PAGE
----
10 simple ways to learn something new every day

10 Simple Ways to Learn Something New Every Day

At Herrmann we talk about learning as a mental process that leads to lasting change in knowledge, behavior or both. A key word to notice in that sentence is process. It’s not an outcome; it’s the action. It’s what you have to keep doing to keep growing.

Now that doesn’t necessarily mean dropping everything and taking a six-week course or attending a formal lecture. It could. But it could also mean taking advantage of the everyday opportunities you have to pick up a new insight, expand your horizons or stretch your thinking in different directions.

These opportunities to learn something new are everywhere. You just have to be on the lookout. Here are are a few of our favorite tips for finding ways to learn something new every day:

  1. Get reacquainted with your inner child: Children like to experiment and figure out new things, but as adults, we tend to dismiss something that’s unfamiliar or assume we already know all there is to know about it—which is almost never true of anything or anyone. Think like your childhood self. Explore the unfamiliar thing from all angles. Ask questions. Test it out. Find out what other people think about it. Find out what you really think about it.
  2. Treat mistakes as information, not failure. When you’re hung up only on outcomes, you’ll lay judgment on your mistakes. Instead investigate the mistake and find out what that teaches you. Treat the process of figuring out what went wrong as a win in itself, and you’ll be more likely to learn from those mistakes and use that powerful knowledge going forward.
  3. Get out of the office (however you define your day-to-day “office”). Go for a walk, eat lunch with someone in a different department, take a different route to your next client meeting—whatever it takes to break up the routine. If you do the same things every day, you’ll miss the chance for unexpected encounters and discoveries, and you’ll lose out on the critical “mind wandering” time that helps you generate new ideas and make mental connections.
  4. Use your phone. Let’s face it—you’re looking at it anyway. Download an app that gives you a daily reminder, prompt, question or tip. Depending on your preferences, you might be motivated by something like a fun learning game or you might need a more linear planning tool. Find what works for you, and use it to hold yourself accountable.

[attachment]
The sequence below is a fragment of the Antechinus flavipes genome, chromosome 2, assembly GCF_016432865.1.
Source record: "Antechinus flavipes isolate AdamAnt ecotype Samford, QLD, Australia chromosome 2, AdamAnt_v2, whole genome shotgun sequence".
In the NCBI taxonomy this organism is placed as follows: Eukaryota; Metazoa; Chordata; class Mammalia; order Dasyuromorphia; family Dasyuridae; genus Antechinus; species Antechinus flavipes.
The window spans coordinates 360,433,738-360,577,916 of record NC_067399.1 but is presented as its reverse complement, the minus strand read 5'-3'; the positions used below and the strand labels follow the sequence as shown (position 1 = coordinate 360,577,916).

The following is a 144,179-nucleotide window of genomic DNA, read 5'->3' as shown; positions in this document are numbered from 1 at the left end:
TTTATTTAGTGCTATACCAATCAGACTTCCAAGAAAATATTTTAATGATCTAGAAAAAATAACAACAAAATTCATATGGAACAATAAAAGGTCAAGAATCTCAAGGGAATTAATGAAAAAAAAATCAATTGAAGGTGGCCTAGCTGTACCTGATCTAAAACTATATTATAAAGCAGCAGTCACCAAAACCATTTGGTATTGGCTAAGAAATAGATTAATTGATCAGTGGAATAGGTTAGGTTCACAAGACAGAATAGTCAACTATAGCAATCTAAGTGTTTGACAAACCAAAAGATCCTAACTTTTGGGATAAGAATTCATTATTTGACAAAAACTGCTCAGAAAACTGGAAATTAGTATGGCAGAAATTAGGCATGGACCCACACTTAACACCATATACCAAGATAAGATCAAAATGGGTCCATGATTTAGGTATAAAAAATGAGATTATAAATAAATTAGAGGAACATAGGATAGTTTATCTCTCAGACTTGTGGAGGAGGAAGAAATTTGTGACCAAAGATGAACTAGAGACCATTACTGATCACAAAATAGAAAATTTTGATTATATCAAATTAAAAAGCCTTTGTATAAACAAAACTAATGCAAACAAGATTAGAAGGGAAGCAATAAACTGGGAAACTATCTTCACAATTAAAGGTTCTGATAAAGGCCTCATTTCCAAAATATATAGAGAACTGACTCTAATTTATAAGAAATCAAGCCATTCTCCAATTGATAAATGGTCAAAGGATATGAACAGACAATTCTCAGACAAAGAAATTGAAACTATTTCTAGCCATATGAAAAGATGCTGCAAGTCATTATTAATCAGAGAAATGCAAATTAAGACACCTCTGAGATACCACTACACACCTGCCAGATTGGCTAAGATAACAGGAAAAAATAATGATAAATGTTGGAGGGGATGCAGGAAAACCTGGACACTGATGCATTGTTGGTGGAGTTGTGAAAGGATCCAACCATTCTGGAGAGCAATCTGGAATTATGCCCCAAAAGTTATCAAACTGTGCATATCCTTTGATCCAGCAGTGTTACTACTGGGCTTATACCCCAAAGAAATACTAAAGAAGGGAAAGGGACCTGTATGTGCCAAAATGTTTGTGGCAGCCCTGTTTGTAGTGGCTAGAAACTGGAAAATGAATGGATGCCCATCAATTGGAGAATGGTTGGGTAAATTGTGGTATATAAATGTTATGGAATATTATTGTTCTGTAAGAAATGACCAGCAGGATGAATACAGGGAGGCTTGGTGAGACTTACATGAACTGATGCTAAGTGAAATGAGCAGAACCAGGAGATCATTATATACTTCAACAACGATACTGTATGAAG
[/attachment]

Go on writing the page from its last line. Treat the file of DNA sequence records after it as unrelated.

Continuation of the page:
5. Listen to a podcast, watch a video, subscribe to a newsletter, or read something that challenges you or focuses on a topic outside your area of expertise. Go for variety, and look for those that don’t necessarily validate your point of view. Then make it a point to keep your mind open. Plan to identify one tangible thing you can take away from them every time.
  6. Work on the fundamentals. If you want to learn something that’s complex or requires advanced knowledge, don’t get overwhelmed by diving right into the tough stuff. Follow Elon Musk’s advice: Learn the basics and the conceptual framework before you try to master the more advanced material. The details need something to hang onto.
  7. Use your current skills and interests as the stepping stone to a new one. Love to cook? Try a recipe in a completely new cuisine or using a new piece of equipment. Great at fixing cars? Try restoring one or building an intricate model. Do a lot of writing? Try your hand at a specific poetic form you don’t normally use. Get inspired thinking about where you can go next.
  8. Get physical. Learning is a mental process, and a new study suggests there are even more brain benefits to physical activity that previously understood. Keep your brain primed for new learning by staying active, whether that’s by playing sports, hitting the treadmill or going dancing. The key is to find activities you enjoy and will stick with.
  9. Phone a friend. Or a mentor. Or an expert. Or someone who simply thinks completely differently than you do. And always be willing to return the favor. You can learn something new by teaching and advising others just as you do through your own development. LinkedIn founder Reid Hoffman has his three “go-to” people. Who are yours?
  10. Learn how you think to make it easier for you to learn. If you understand how you prefer to think and learn, you can make the learning process a lot more palatable. I’m not a highly technical thinker and barely made it through my high school computer programming class, so I assumed I “couldn’t do” computer work. But in my first job out of college, I learned how to use the Mac in a snap. The interface immediately engaged my preference for metaphors, visuals and design. Not only that, the process of learning how to use it changed my mindset about computers. Learning doesn’t have to be like it was in school. Find out what really engages you, and then use that knowledge to your advantage.

Especially when things around you are continually changing, and you’re not sure what tomorrow will bring, keeping an open and active mind for new learning is essential. What will new thing will you learn today?

Click here to download the Four Secrets of the Learner's Brain webinar


Tags: Learning, Thinking Agility

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